When entering the vast 2.2 million acre expanse of the Pine Ridge Indian Reservation, it's hard to miss the picturesque surroundings of windswept plains and sharply eroded foothills. But go deeper and prairieland too arid for farming and poverty that rivals that of the third world becomes apparent.
There is not a single mall, nor a movie theater, a big business, nor a bank on the South Dakota reservation. But in downtown Pine Ridge, a Subway restaurant franchise is busy all day long.
"We focused on Subway mainly because of the opportunity it offered in healthy eating," said owner Bob Ecoffey, who opened his business in 2008.
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An area the size of Delaware and Rhode Island combined, the reservation is considered a "food desert," defined by the U.S. Department of Agriculture as a low-income community without ready access to healthy and affordable food. Ecoffey, who is also the Bureau of Indian Affairs superintendent for the Pine Ridge Agency, tells ABC News that healthy foods like fresh fruits and vegetables are unavailable because of what he says are limited resources.
"The opportunity just doesn't exist for many people across the reservation," he said.
Ecoffey said Subway offers that opportunity.
Tashina Banks, a member of the Cheyenne River Sioux tribe, is the hiring manager at the Pine Ridge Subway. She shared with ABC News the story of an elder woman from the community who was moved to tears during the store's grand opening week.
"She came in here and literally was crying because of what having this kind of a store or food restaurant in the community meant," Banks said. "Not only because you see people investing in our own community, but also because, she said, 'I haven't eaten a cucumber in years because they're so expensive.'"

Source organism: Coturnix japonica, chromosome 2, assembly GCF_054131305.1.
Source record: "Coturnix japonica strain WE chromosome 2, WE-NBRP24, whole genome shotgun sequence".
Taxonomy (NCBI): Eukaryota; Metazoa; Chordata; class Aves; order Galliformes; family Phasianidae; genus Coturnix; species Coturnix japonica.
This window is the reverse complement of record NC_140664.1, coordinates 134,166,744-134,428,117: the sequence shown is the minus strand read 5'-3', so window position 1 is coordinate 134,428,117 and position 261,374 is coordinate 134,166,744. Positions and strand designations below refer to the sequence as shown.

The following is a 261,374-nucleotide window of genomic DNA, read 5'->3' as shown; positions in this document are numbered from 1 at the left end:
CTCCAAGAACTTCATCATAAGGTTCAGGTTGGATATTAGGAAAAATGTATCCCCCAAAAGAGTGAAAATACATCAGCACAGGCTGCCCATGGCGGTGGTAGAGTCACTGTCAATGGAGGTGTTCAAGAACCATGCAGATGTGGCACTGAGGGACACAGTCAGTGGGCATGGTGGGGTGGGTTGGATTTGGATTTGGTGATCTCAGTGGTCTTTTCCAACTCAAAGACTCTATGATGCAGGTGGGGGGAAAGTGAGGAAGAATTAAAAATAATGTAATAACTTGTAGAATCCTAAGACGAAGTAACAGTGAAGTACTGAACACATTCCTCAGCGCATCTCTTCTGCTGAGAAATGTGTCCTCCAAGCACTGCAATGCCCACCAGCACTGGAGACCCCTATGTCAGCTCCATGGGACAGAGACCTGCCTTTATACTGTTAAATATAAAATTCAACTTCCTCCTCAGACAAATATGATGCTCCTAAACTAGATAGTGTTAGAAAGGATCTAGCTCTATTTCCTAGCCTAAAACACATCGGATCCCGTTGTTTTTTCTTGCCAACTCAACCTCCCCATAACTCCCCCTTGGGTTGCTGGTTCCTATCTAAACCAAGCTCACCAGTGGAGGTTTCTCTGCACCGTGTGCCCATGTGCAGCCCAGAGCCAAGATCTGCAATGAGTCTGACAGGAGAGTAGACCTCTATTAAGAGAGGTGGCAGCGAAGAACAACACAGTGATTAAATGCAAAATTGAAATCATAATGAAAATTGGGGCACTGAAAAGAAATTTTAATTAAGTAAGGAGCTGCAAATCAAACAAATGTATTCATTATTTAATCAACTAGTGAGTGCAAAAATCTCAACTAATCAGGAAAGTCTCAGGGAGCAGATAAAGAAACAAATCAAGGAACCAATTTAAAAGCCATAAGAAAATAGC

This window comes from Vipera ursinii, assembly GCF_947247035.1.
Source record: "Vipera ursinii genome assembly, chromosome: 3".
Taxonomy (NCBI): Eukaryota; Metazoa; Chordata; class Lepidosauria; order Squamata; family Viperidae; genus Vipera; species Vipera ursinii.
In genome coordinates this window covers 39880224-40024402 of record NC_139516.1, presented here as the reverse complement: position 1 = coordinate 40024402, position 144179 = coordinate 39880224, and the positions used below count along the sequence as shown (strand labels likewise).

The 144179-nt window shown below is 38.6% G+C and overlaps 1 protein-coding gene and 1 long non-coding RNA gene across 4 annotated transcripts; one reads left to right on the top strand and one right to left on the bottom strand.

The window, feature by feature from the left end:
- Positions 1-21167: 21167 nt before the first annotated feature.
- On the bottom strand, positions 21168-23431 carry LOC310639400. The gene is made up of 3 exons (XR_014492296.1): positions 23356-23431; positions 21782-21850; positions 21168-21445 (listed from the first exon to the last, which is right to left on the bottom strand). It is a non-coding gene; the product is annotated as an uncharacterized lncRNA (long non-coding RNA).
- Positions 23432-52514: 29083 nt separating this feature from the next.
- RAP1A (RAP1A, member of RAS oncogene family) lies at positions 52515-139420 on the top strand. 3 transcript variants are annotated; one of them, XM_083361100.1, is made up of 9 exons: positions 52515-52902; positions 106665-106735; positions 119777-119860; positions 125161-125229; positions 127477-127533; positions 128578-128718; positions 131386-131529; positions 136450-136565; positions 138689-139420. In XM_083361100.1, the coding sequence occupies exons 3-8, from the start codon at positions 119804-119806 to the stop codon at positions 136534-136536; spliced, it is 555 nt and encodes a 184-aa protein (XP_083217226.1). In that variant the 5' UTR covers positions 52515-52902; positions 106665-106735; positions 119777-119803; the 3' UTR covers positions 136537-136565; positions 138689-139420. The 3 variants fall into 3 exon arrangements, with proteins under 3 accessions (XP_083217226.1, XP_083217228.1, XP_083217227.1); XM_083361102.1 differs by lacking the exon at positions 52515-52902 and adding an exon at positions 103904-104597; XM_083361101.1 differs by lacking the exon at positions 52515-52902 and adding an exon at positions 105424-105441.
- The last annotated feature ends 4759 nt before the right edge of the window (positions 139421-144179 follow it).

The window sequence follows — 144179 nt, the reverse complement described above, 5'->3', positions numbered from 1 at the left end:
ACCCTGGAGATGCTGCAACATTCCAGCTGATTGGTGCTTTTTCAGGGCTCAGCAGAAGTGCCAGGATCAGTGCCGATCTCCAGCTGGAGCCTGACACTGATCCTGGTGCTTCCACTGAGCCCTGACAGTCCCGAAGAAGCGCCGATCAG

There's only one large supermarket and typically the price of staple items across the reservation are more expensive because of its remote location.
There is an epidemic of obesity on the reservation, and it's contributing to a startling statistic: The reservation has a the lowest life expectancy in the nation. Men, on average, live to be 58 years old while women's average life expectancy is 66 -- in both cases almost 20 years less than for the rest of the country.
Ecoffey and Banks want to change that. One of their first employees lost more than 125 pounds within a year of being hired.
"She was our Jared," Banks said, referring to Subway spokesman Jared Fogle, who lost more than 200 pounds, thanks in part to limiting much of his diet to Subway meals.
The reservation's "Jared" is Melarie Iron Moccasin. Moccasin, 30, grew up on the reservation, has a family history of diabetes, and says she had been overweight her whole life. "When I started working here, I weighed my heaviest at 356 pounds. ... Now I weigh 177 pounds. So altogether I lost 178 pounds."
Losing half of her body weight was life-changing for Iron Moccasin, who noticed a drop in her sugar levels and a spike in her activity. "Outside Subway, I tried my hardest to not go out and eat. I'd rather buy my own food and cook at home. That way I can control how much fat and sugar I eat."